Copyright 2014 The Tribune Co. Publishes The Tampa Tribune
All Rights Reserved
The Tampa Tribune (Florida)
On opening night, when the University of South Florida football team races through the tunnel at Raymond James Stadium on Aug. 30 before facing the Western Carolina Catamounts, emotions will run high for Bulls players.
Particularly for USF junior offensive lineman Thor Jozwiak, who missed last season following surgery to correct an irregular heartbeat.
"I don't know of any words that can describe the emotion, intensity and feeling I'm going to have on that field,'' said Jozwiak, a 6-foot-4, 321-pounder, son of a former first-round NFL draft pick. I get goose bumps just talking about it.''
As he said it, Jozwiak's arms did, in fact, have goose bumps.
"Thor isn't a shy guy,'' said Jozwiak's older sister, Brianne. "He lives life to the fullest. He's funny. He's lovable. He speaks his mind.
I guess the biggest thing is he has always had such a big, big heart.''
Even Jozwiak's sister smiled at the irony of that statement.
During the second day of last fall's training camp, Jozwiak passed out during individual workouts, right after stretching. An irregular heartbeat, detected during spring football, had been controlled through medication. But after checking into Tampa General Hospital, doctors diagnosed Jozwiak with an atrial fibrillation, a failure of the electrical impulses generated by the right atrium and pulmonary veins.
He needed surgery.
"The first thing I thought when they wheeled me into the room was 'My career is done,'"Jozwiak said. "You're laying there in the hospital bed, 20 years old, by yourself most of the night, just looking at the ceiling, I thought I was done playing ball.
That was a real scary thing. It was not fun to go through. But God is good and He helped me through a lot. The surgery did the trick. I'm excited to be playing again. He gave me a second chance to play the sport I love.''
After starting the final five games as a freshman in 2012, Jozwiak was ticketed to start last season. Jozwiak's return provides a huge boost for a veteran offensive line that has grown bigger and stronger.
"He brings a demeanor to our offensive line that we didn't have last year,'' USF coach Willie Taggart said. "I love him. He brings toughness, he brings leadership and he brings a positive attitude.''
In turn, the Jozwiak family loves Taggart.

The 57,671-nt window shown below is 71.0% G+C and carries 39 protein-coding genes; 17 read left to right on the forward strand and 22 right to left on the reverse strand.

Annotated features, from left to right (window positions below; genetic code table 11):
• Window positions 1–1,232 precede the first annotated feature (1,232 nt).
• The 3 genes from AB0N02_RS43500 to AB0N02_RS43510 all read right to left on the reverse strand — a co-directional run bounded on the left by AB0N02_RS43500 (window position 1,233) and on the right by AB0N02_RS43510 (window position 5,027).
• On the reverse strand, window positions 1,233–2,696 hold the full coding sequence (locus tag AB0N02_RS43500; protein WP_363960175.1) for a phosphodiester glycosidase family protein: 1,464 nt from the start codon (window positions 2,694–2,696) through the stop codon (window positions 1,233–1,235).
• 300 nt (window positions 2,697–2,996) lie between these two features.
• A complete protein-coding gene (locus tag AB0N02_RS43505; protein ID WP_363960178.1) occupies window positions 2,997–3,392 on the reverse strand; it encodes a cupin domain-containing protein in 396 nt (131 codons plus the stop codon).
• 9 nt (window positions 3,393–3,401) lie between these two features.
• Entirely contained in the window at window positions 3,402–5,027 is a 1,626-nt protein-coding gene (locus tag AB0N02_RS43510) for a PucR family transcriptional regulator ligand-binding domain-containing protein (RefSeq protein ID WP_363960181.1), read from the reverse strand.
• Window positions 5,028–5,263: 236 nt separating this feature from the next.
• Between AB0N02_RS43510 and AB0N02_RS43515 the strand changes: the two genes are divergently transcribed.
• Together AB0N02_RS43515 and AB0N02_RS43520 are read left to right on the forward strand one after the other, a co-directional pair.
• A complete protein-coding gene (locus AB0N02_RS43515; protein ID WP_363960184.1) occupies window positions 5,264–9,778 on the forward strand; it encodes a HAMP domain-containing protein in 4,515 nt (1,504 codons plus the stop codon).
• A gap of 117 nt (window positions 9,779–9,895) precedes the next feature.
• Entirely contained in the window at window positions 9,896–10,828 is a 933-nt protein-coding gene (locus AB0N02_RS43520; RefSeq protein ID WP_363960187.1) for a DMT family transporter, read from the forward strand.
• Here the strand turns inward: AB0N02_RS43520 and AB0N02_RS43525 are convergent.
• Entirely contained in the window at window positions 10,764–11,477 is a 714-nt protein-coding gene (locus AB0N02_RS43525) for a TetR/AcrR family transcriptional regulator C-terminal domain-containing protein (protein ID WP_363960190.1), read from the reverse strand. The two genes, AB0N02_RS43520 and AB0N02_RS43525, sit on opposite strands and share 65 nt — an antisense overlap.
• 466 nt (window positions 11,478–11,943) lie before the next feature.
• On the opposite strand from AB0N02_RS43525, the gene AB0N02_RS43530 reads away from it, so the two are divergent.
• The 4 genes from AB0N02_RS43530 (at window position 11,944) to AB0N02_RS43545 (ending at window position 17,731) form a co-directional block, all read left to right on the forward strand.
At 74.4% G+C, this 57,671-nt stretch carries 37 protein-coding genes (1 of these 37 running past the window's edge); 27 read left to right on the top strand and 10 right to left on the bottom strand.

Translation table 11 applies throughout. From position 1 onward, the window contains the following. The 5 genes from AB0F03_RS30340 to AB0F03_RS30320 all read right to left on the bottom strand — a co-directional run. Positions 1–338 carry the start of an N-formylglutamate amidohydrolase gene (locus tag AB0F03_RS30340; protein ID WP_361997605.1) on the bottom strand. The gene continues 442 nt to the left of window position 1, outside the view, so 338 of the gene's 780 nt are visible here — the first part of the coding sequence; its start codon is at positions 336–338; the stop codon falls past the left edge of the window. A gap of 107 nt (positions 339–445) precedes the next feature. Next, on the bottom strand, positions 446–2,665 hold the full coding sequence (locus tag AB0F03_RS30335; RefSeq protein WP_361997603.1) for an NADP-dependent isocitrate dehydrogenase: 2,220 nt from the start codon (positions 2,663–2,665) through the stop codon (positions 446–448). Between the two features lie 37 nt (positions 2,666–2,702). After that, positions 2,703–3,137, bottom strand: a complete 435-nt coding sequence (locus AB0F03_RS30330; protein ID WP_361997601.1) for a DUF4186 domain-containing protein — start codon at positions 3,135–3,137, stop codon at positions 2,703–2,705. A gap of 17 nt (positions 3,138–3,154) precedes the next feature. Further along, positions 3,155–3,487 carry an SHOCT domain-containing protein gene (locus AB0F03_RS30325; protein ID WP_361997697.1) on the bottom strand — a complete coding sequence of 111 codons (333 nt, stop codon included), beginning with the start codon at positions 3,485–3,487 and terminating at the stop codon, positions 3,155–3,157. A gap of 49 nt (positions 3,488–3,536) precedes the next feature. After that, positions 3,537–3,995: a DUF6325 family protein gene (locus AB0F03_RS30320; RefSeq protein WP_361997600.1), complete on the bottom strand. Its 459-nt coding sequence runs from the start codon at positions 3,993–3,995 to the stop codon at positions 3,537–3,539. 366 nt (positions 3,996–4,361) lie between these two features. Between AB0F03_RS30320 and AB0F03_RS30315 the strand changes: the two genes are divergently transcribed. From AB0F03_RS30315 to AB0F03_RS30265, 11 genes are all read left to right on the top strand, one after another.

"When Coach Taggart came in (following the firing of Skip Holtz), he probably had no idea who Thor was,'' Jozwiak's sister said. "The fact there was a heart issue, he could've easily said, 'Why do we need you?' But he was there every step of the way.''
"Without my coaches and teammates, I probably don't get through this,'' Jozwiak said. "Every single day, I got a text from Coach T. My offensive linemen were there for me. I felt like I was needed and part of a family.''
Teammates are delighted to have Jozwiak back in the locker room. He keeps things loose and makes sure everyone is involved. There's no telling what kind of hairstyle he will sport - he has gone Mohawk and multiple color shades - or whether he will have any hair at all.
He speaks with the confidence, elocution and colorful language of a professional wrestler - just like his father, Brian Jozwiak, a former West Virginia All-America offensive tackle who was a first-round pick of the Kansas City Chiefs in 1986.
Jozwiak, who consistently visits hospitals and speaks to elementary-school children, was nominated for the Allstate AFCA Good Works Team for his off-field dedication to community service.
"It's crazy, but Thor and Brian are the same kind of player and same kind of guy,'' said USF radio analyst Mark Robinson, who was a teammate of the elder Jozwiak with the Chiefs from 1986-87. "They are both so outgoing, borderline outrageous, but the most incredible people who would do anything for you.
There was never a dull moment with Brian, let me tell you.''
Robinson remembers when his wife was pregnant with their second child, a girl. The elder Jozwiak found out.
"Another girl?'' he said. "Well, my next kid is going to be a boy. And I'm going to name him ... Thor!''
The elder Jozwiak never changed his expression.
"Back and forth went the discussion between husband and wife. We can't name him Thor ... what if he goes into business?'' Johna Jozwiak said.
The compromise: Thornton Joseph Jozwiak.
The reality: He's Thor.
So, what happened on Halloween?
"I just go as myself,'' Jozwiak said. "When they asked who I was, I said, 'I'm Thor.' I really don't need a hammer. There are certain things you have to live up to, but I like my name. It's very different.
Once people come to know me, it's never too bad. But when they used to ask me my name at a drive-thru, I'd say, 'Thor.' They'd say, 'Four?' No, it's Thor. T-H-O-R. I have to spell it. I'm used to it. It's who I am.''
He's a gentle giant. He's the life of USF's locker room. He's a smash-mouth lineman who should make a difference. He possesses a super-hero persona, but also the compassion of an old soul. Not even a medical crisis could stop his big heart.
So, who is Thor Jozwiak, really?
"In a word? Powerful,'' his sister Brianne said. He's powerful in every way.''